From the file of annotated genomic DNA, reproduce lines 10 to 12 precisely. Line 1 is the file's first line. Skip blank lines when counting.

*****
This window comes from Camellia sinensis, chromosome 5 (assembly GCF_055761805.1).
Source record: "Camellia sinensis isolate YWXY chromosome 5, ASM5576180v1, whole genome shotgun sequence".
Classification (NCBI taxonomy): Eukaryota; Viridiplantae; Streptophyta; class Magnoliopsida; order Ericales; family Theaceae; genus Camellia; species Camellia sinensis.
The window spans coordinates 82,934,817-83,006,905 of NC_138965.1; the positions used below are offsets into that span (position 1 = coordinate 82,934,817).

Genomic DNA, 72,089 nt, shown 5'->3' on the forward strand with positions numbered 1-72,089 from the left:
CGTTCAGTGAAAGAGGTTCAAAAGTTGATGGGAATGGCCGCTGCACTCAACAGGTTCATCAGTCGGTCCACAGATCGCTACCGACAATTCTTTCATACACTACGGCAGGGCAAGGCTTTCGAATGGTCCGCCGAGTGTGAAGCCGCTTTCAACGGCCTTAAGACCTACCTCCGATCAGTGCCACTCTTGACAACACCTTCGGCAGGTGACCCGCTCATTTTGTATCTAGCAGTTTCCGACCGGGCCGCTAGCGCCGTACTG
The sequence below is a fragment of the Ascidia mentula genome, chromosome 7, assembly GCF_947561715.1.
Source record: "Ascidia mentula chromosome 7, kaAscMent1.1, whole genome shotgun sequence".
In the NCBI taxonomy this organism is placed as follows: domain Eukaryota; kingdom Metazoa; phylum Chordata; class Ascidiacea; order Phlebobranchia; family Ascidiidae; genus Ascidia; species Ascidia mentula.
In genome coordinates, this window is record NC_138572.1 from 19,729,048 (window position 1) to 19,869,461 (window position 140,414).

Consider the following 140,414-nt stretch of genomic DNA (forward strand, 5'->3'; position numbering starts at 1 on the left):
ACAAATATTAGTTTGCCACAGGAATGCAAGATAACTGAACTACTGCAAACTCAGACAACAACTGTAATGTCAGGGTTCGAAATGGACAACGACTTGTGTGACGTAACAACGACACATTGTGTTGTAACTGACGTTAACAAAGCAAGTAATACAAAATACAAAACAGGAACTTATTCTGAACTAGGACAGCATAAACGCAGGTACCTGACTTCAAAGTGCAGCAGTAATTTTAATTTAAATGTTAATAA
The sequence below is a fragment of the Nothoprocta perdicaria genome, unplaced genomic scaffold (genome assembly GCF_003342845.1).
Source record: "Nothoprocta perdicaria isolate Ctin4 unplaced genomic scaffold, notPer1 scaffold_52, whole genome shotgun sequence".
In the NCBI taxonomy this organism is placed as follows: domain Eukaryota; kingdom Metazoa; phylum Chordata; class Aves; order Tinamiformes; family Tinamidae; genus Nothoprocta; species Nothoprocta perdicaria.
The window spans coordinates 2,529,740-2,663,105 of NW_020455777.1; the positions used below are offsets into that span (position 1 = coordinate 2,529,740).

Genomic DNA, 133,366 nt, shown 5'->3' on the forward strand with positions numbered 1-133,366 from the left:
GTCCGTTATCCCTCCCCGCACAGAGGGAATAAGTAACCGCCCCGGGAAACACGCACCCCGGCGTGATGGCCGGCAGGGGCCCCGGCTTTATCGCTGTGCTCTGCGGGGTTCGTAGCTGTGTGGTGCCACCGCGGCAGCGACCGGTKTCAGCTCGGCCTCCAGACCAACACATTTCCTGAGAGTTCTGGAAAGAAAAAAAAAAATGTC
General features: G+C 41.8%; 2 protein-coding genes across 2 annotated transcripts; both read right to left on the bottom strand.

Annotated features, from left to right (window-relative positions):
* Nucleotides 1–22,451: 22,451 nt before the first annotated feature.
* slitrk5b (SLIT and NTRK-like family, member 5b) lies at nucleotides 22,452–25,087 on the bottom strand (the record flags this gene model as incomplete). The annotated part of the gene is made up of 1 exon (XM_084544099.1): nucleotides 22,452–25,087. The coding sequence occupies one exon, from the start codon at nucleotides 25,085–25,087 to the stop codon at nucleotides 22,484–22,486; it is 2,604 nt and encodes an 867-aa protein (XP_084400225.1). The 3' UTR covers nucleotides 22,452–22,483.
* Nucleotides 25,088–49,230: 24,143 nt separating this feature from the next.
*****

In genome coordinates, this window is record NC_138572.1 from 19,729,048 (window position 1) to 19,869,461 (window position 140,414).

Consider the following 140,414-nt stretch of genomic DNA (forward strand, 5'->3'; position numbering starts at 1 on the left):
ACAAATATTAGTTTGCCACAGGAATGCAAGATAACTGAACTACTGCAAACTCAGACAACAACTGTAATGTCAGGGTTCGAAATGGACAACGACTTGTGTGACGTAACAACGACACATTGTGTTGTAACTGACGTTAACAAAGCAAGTAATACAAAATACAAAACAGGAACTTATTCTGAACTAGGACAGCATAAACGCAGGTACCTGACTTCAAAGTGCAGCAGTAATTTTAATTTAAATGTTAATAA